ML-Experiment: Vocoder Autencoder

Below is a noise generating ... thing ... I made, which uses Tensorflow to play back vocal features through a vocoder, in real-time!

See the JS source code here (includes the TFJS inference code, plus a custom-built vocoder), and also the Python notebook used for training in Tensorflow-2.0-beta.

Make "Throat Noises" with an XY Pad

  1. Press the "Start" button
  2. Turn your computer's volume up
  3. Move your cursor over the XY Pad
  4. TIP: keep near the center and move quickly, to create more interesting sounds...

The Goal

My goal was to create a system, using an autoencoder, that can generate vocal features imn real-time (I have a history of liking throat noises).

This system use a model, trained from the vocal features of an audio recording (I found a audio book of David Attenborough)

You can listen to a small sampling from that original recording by pressing play below:

And below, here is a simple diagram showing that audio file being played:

A Real-Time Vocoder

Now, the problem with making a real-time interactive system, is that any example ML project I could find that trained from audio features was NOT even close to real-time (like the Tacotron-2). This is because of the many data points needed to synthesis something like an FFT spectrum, let alone if it was actual audio samples.

To solve this problem, I decided to create a vocoder, which would greatly compress the number of data points needed, thus allowing it to be real-time.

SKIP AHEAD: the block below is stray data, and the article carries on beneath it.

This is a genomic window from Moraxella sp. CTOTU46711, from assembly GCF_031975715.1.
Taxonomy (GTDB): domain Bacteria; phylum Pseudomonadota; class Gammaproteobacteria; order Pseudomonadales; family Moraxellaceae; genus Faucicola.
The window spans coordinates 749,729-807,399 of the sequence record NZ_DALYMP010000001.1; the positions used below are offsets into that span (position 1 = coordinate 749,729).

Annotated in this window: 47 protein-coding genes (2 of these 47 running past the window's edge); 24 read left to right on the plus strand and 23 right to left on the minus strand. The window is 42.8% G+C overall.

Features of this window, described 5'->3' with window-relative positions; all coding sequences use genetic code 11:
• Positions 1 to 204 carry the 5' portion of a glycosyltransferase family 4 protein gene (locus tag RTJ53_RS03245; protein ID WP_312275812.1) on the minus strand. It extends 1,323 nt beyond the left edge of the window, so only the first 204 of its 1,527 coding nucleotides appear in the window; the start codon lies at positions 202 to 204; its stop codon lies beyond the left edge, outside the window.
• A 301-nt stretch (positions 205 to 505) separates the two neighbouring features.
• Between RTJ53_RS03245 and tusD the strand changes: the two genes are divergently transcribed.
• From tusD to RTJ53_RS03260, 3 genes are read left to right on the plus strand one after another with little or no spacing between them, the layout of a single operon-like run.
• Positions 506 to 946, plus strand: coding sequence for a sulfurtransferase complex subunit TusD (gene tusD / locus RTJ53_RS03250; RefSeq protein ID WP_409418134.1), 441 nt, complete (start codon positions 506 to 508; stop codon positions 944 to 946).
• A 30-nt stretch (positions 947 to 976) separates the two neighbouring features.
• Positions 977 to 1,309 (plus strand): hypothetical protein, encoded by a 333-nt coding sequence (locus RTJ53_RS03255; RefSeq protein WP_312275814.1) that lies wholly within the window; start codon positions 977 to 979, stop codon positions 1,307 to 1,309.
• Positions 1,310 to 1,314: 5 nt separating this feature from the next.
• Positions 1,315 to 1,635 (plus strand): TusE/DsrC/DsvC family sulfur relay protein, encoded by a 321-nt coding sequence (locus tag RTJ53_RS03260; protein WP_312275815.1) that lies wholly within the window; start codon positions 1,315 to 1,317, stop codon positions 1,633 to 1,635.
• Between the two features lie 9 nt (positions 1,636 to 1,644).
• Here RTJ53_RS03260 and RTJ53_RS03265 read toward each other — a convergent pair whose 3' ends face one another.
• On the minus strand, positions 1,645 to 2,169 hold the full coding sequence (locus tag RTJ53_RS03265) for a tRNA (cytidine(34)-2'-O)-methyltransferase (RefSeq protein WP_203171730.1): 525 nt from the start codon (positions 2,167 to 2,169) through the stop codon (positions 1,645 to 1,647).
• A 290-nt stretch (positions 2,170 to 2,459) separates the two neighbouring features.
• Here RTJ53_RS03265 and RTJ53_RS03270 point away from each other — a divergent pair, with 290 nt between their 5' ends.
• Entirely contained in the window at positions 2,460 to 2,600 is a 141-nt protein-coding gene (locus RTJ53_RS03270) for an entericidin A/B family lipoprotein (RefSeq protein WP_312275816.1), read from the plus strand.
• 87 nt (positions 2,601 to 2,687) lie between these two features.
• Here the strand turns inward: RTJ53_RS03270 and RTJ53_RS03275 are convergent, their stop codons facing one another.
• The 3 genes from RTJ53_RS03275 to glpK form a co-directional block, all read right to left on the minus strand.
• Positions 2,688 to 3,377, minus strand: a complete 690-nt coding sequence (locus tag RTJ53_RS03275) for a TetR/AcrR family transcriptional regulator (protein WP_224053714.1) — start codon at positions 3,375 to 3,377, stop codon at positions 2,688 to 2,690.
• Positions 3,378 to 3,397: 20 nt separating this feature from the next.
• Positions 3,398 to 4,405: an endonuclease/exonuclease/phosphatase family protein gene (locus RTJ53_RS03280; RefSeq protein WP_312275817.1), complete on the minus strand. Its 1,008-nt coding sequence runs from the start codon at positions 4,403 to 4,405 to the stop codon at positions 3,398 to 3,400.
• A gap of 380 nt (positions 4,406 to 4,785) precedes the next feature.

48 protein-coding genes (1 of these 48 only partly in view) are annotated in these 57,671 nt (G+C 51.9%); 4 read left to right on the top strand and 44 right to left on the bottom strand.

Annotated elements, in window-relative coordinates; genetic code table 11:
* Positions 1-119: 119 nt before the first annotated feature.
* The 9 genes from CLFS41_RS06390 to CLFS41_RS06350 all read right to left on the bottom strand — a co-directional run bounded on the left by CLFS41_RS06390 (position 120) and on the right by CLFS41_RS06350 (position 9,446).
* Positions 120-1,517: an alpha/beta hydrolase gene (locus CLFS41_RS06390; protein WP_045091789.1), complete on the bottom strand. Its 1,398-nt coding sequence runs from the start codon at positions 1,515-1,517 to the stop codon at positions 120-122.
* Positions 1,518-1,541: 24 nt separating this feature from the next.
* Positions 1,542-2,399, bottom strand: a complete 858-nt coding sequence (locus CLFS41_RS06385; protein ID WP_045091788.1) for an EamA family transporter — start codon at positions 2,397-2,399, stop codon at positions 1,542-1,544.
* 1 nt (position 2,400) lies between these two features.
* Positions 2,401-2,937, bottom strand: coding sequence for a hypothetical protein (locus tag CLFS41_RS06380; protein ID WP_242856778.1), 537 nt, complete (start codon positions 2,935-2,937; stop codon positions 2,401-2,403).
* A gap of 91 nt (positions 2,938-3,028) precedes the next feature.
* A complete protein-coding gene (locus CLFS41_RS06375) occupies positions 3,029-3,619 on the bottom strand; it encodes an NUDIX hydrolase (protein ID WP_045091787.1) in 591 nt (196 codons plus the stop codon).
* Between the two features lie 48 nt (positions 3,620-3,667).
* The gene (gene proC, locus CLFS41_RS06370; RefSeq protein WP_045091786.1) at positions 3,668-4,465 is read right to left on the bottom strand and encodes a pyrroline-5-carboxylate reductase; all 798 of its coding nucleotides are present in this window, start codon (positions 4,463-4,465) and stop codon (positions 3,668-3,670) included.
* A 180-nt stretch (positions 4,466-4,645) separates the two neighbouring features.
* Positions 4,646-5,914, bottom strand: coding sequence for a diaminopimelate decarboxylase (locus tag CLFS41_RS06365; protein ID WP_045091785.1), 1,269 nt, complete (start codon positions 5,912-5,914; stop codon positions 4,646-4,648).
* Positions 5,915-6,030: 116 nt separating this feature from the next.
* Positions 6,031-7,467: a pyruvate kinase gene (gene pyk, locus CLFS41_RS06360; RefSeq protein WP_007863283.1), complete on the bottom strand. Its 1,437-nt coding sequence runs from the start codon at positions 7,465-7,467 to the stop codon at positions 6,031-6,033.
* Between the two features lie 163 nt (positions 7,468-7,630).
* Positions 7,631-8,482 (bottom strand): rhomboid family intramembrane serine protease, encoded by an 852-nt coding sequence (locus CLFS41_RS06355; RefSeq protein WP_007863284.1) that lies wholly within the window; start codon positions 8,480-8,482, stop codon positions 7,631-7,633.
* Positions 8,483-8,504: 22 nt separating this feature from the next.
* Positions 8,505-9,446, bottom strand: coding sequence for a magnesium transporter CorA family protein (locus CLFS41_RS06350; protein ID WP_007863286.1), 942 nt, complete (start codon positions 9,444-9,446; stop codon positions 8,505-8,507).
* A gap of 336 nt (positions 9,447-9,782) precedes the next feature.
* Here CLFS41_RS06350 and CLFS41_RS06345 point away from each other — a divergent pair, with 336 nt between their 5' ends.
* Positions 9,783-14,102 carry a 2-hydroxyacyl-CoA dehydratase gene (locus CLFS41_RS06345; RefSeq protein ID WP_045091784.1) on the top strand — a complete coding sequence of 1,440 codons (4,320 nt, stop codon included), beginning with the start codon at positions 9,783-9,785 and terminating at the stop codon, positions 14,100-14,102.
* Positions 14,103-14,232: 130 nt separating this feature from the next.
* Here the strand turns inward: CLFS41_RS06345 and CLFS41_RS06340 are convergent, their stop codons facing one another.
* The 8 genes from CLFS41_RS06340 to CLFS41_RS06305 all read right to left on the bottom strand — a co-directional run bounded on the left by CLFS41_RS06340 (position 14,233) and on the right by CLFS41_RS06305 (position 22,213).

Press the "Start" button below to hear what that sounds like:

Record Data

The vocal features of the audio recording are picked up by a series of band-pass filters, which are then used to control the amplitude of more bandpass filters, modulating the timbre of the source square and noise generators. In addition, a simple pitch-detector is used to control the square wave's frequency.

See a diagram of how that works below:

Training in Tensorflow

To generate the data needed for training a model, I recording a couple hours of the vocoder's output, plus the detected pitch.

The train data could then be loaded into a Python notebook, and used to train a convolutional autoencoder.

Once the training was done, the model is loaded back onto the browser using TensorflowJS, so that the XY pad can be used to control the band-pass filters' amplitudes, and the square wave frequency.

Did It Work?

While I was able to make something that sounds throat-ish, my final model does not contain the level of spectral detail I would have wanted. It sounds mostly like gutteral whispering most of the time...

Some places for improvement are:

  1. Placing the vocoder (and training data) filter frequencies at the mel-spectrogram frequencies, rather than exponentially like I did. My implementation puts too much emphasis on higher frequencies, which are not as important as the lower ones in speech synthesis.
  2. I forced myself to compress the latent space of my model to 2 variables, which might have been too small for the amount of detail I wanted. However, the interaction of a two-variable XY pad seemed a noble goal.
  3. The architecture of my model could certainly be improved, as I'm operating with a lot of brand new information to me, plus I didn't want to spend too much time of this since I'm only just learning about ML. Maybe a GAN would create more detail in the output spectral features.